Bobolink! Yellow-billed cuckoo! Catbird! American woodcock!
Just some of the rare-to-us birds Mr. Field Notes and I were excited to see within spitting distance of the place we lived during my grad school days. I never got to see the cuckoo, and allegedly there was a black-billed one spotted too, but bygones. I am *not* competitive when it comes to birdwatching. However, some folks are and take to an extreme level.
Each year in Texas competitive bird watchers gather in Texas for the Great Texas Birding Classic, a 5 day long event in which teams traverse woods and waterways all over the state to collect the most species sightings as they can in 5 days. The prize? Bragging rights, a humongous bronze trophy shaped like an egret and $10,000 to donate to a conservation project.
I really thoroughly enjoy bird spotting and have for a long time — ever since my 7th grade biology teacher had us do a version of the Great Texas Birding Classic for a class project. I racked up quite a few species, including an American Goldfinch, which for a kid used to seeing only robins and ducks, was really, really neat. I don't think I did much authentic birdwatching after that, until I met Mr. Field Notes, who from what it sounds like, grew up going birdwatching with his dad. I say 'going birdwatching' because there's a difference between being a bird watcher and someone who goes bird watching. The former are content to see who comes to patronize their backyard feeds. The latter travel on purpose specifically to spot 'life birds' — new birds seen for the first time in your life.
Mr. Field Notes and I definitely fall into the latter crowd. Proof? We chose to go to southern Arizona in August on purpose for our honeymoon - so we could go birdwatching. Southern Arizona, specifically the area around Sierra Vista, is a birdwatcher's mecca, being the best jumping off place to see tropical species in the US. Later we went to Belize — to go birdwatching. We also snorkeled, and saw ancient Mayan ruins, and monkeys, but mostly we went there to see birds. And birds we did. We kept a list of everything we saw.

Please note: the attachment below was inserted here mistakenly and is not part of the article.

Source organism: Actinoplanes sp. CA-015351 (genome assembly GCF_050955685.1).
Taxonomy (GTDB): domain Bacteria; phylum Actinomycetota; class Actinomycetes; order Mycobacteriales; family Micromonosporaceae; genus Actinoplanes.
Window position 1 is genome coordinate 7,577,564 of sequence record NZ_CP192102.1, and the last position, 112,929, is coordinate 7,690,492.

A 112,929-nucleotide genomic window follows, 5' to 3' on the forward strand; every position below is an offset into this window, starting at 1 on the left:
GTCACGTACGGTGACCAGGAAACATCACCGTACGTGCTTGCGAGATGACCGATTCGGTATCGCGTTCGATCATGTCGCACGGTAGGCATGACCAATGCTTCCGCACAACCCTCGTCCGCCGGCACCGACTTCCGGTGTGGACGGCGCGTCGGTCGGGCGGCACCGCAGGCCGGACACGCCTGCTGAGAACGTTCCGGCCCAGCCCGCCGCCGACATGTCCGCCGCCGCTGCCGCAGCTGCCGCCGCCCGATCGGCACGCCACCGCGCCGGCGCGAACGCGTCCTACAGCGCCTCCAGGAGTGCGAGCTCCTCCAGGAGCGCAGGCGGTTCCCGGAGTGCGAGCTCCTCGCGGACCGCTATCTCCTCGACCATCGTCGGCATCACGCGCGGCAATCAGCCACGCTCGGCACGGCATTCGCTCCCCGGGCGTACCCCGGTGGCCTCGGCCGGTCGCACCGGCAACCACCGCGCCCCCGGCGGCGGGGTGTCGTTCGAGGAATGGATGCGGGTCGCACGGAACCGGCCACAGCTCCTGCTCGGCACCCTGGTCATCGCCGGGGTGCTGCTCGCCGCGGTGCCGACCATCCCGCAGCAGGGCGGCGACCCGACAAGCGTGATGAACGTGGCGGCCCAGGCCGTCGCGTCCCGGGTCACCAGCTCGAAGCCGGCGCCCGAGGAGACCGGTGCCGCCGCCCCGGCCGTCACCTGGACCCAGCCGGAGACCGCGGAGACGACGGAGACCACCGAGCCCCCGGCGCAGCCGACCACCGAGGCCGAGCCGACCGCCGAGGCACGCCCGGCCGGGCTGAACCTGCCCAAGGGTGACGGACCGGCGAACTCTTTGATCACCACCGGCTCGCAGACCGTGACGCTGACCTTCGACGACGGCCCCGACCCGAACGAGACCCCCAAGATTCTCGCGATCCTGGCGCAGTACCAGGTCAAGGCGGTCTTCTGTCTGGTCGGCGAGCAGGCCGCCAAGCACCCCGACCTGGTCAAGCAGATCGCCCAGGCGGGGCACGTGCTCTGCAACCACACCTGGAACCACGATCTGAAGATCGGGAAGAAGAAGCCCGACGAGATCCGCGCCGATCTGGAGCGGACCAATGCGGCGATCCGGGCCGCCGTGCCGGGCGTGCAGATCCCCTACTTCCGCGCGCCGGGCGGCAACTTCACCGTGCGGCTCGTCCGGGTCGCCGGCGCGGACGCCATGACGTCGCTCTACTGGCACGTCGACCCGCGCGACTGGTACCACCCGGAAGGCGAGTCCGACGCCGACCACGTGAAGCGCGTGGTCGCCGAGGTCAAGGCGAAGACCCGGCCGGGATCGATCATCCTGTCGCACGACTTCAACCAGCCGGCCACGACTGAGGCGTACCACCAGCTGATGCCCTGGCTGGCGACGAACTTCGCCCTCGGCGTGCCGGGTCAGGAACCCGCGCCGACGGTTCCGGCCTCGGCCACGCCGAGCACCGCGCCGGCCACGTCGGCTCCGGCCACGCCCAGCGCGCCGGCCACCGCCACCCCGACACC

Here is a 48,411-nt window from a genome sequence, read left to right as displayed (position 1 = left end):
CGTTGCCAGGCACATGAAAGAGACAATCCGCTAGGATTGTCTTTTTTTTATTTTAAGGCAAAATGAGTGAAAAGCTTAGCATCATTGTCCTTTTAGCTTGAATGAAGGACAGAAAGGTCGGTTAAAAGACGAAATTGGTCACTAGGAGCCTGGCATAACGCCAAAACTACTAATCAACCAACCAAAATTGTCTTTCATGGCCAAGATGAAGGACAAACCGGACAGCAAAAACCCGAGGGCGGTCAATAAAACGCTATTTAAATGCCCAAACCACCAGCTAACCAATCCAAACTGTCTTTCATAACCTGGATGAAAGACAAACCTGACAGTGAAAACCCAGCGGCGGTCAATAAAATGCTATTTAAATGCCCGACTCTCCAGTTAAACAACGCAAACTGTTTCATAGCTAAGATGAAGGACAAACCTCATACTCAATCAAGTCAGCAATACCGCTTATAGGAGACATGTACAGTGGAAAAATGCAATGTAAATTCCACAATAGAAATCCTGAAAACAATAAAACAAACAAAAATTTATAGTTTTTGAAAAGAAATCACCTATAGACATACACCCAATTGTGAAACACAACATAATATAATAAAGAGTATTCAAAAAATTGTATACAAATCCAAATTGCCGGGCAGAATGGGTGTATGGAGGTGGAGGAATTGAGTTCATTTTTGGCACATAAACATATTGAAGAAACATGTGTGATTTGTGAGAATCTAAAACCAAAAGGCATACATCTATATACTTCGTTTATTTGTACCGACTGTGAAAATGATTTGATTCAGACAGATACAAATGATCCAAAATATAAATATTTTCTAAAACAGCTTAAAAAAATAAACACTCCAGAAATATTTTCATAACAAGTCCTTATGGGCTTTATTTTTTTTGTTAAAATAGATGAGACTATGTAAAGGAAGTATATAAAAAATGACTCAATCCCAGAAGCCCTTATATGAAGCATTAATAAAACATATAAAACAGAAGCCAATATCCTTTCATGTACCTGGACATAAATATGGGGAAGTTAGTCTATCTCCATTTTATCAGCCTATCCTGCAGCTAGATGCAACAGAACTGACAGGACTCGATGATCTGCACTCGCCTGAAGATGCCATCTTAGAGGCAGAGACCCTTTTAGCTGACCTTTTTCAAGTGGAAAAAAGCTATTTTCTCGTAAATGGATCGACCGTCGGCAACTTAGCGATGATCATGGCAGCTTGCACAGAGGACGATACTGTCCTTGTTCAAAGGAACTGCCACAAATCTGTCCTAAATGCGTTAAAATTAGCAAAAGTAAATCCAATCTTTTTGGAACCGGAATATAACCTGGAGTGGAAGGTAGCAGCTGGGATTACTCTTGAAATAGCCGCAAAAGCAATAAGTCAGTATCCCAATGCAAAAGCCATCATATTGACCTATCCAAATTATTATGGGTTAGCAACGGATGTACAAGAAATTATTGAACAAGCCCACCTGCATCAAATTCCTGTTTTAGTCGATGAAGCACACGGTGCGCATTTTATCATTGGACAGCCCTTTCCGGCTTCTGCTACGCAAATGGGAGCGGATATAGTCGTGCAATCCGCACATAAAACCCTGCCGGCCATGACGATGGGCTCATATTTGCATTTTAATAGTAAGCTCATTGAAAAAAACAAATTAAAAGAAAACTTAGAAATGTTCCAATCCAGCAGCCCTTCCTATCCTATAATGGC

Some people who rack up birds on their lists give themselves credit for stuff they hear but not see. I think that's wrong. My personal standard is that I have to get a good enough look at the bird to make my own identification. I never check a bird onto my life list if I see it fly away after Mr. Field Notes does the ID work. I have to do that myself too, for it to count.
Another thing birdwatchers go crazy over, besides life lists and writing down heard-but-not-seens is equipment, specifically binoculars. Now, there are also spotting scopes, which come in very handy for identifying shorebirds, but, it's the binos that come in the most handy. And, as long as you are patient, and quiet, and observant, you don't need expensive ones with image stabilizing features, powerful lenses, and ultra-light weight. I get by just fine on my comparatively dirt cheep ones.
Needless to say, I am truly looking forward to teaching Baby Field Notes about birds and going out with her and Mr. Field Notes to see the birds in our area and then into the great beyond.